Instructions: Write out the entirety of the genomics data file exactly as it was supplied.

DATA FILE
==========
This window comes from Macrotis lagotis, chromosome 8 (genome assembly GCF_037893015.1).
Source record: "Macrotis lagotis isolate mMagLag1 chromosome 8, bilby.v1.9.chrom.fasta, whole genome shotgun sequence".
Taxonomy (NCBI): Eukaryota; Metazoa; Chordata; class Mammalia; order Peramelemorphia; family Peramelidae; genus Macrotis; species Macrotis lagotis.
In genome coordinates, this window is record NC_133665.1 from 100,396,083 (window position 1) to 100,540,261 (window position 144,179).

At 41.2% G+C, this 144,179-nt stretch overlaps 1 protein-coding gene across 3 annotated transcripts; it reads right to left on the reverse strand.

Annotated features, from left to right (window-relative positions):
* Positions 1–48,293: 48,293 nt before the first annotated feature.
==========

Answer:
This window comes from Macrotis lagotis, chromosome 8 (genome assembly GCF_037893015.1).
Source record: "Macrotis lagotis isolate mMagLag1 chromosome 8, bilby.v1.9.chrom.fasta, whole genome shotgun sequence".
Taxonomy (NCBI): Eukaryota; Metazoa; Chordata; class Mammalia; order Peramelemorphia; family Peramelidae; genus Macrotis; species Macrotis lagotis.
In genome coordinates, this window is record NC_133665.1 from 100,396,083 (window position 1) to 100,540,261 (window position 144,179).

At 41.2% G+C, this 144,179-nt stretch overlaps 1 protein-coding gene across 3 annotated transcripts; it reads right to left on the reverse strand.

Annotated features, from left to right (window-relative positions):
* Positions 1–48,293: 48,293 nt before the first annotated feature.